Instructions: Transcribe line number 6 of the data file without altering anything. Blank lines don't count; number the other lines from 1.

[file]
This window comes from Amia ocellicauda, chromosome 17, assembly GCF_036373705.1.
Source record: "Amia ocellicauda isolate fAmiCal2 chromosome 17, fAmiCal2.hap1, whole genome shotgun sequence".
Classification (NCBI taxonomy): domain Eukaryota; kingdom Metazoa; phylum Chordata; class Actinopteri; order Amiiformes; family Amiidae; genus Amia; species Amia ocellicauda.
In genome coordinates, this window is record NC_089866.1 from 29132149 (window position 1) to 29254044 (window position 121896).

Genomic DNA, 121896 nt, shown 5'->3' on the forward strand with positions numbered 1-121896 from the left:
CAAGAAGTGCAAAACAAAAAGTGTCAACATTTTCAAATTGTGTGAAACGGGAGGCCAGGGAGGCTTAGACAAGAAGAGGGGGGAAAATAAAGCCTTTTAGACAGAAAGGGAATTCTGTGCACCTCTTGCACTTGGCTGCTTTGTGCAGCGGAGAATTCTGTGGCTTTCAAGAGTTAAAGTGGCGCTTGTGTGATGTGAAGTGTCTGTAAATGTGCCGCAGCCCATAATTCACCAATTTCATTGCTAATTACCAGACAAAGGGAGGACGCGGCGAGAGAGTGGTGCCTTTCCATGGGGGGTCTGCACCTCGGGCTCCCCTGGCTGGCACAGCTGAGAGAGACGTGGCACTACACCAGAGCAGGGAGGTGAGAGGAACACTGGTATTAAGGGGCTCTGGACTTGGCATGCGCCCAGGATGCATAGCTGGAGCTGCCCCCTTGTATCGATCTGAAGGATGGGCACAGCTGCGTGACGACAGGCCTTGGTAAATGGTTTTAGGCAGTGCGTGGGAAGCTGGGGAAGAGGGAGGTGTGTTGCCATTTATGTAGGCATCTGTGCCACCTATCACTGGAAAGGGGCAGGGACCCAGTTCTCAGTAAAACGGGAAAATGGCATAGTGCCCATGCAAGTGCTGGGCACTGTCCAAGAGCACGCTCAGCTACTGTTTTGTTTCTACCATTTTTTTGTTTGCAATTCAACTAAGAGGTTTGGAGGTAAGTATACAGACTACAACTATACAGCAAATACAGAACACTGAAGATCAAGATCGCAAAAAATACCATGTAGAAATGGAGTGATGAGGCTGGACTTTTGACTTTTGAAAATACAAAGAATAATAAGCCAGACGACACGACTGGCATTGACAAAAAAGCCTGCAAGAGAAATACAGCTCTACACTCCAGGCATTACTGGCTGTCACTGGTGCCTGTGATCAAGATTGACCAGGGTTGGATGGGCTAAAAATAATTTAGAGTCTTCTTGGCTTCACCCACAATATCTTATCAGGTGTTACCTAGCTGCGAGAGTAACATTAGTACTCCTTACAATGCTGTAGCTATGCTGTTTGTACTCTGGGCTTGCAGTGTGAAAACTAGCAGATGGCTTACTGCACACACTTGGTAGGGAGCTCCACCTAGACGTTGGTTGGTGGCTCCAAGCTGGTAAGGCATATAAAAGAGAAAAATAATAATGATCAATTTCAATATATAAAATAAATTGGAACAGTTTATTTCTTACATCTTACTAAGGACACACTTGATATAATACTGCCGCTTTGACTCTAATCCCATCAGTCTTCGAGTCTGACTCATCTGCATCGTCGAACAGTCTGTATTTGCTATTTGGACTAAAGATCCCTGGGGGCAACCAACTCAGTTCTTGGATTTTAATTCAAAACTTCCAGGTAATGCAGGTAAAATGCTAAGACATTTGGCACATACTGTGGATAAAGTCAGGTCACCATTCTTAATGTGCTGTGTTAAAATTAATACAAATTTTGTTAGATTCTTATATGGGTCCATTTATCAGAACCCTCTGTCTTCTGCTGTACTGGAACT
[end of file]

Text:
CAAGAAGTGCAAAACAAAAAGTGTCAACATTTTCAAATTGTGTGAAACGGGAGGCCAGGGAGGCTTAGACAAGAAGAGGGGGGAAAATAAAGCCTTTTAGACAGAAAGGGAATTCTGTGCACCTCTTGCACTTGGCTGCTTTGTGCAGCGGAGAATTCTGTGGCTTTCAAGAGTTAAAGTGGCGCTTGTGTGATGTGAAGTGTCTGTAAATGTGCCGCAGCCCATAATTCACCAATTTCATTGCTAATTACCAGACAAAGGGAGGACGCGGCGAGAGAGTGGTGCCTTTCCATGGGGGGTCTGCACCTCGGGCTCCCCTGGCTGGCACAGCTGAGAGAGACGTGGCACTACACCAGAGCAGGGAGGTGAGAGGAACACTGGTATTAAGGGGCTCTGGACTTGGCATGCGCCCAGGATGCATAGCTGGAGCTGCCCCCTTGTATCGATCTGAAGGATGGGCACAGCTGCGTGACGACAGGCCTTGGTAAATGGTTTTAGGCAGTGCGTGGGAAGCTGGGGAAGAGGGAGGTGTGTTGCCATTTATGTAGGCATCTGTGCCACCTATCACTGGAAAGGGGCAGGGACCCAGTTCTCAGTAAAACGGGAAAATGGCATAGTGCCCATGCAAGTGCTGGGCACTGTCCAAGAGCACGCTCAGCTACTGTTTTGTTTCTACCATTTTTTTGTTTGCAATTCAACTAAGAGGTTTGGAGGTAAGTATACAGACTACAACTATACAGCAAATACAGAACACTGAAGATCAAGATCGCAAAAAATACCATGTAGAAATGGAGTGATGAGGCTGGACTTTTGACTTTTGAAAATACAAAGAATAATAAGCCAGACGACACGACTGGCATTGACAAAAAAGCCTGCAAGAGAAATACAGCTCTACACTCCAGGCATTACTGGCTGTCACTGGTGCCTGTGATCAAGATTGACCAGGGTTGGATGGGCTAAAAATAATTTAGAGTCTTCTTGGCTTCACCCACAATATCTTATCAGGTGTTACCTAGCTGCGAGAGTAACATTAGTACTCCTTACAATGCTGTAGCTATGCTGTTTGTACTCTGGGCTTGCAGTGTGAAAACTAGCAGATGGCTTACTGCACACACTTGGTAGGGAGCTCCACCTAGACGTTGGTTGGTGGCTCCAAGCTGGTAAGGCATATAAAAGAGAAAAATAATAATGATCAATTTCAATATATAAAATAAATTGGAACAGTTTATTTCTTACATCTTACTAAGGACACACTTGATATAATACTGCCGCTTTGACTCTAATCCCATCAGTCTTCGAGTCTGACTCATCTGCATCGTCGAACAGTCTGTATTTGCTATTTGGACTAAAGATCCCTGGGGGCAACCAACTCAGTTCTTGGATTTTAATTCAAAACTTCCAGGTAATGCAGGTAAAATGCTAAGACATTTGGCACATACTGTGGATAAAGTCAGGTCACCATTCTTAATGTGCTGTGTTAAAATTAATACAAATTTTGTTAGATTCTTATATGGGTCCATTTATCAGAACCCTCTGTCTTCTGCTGTACTGGAACT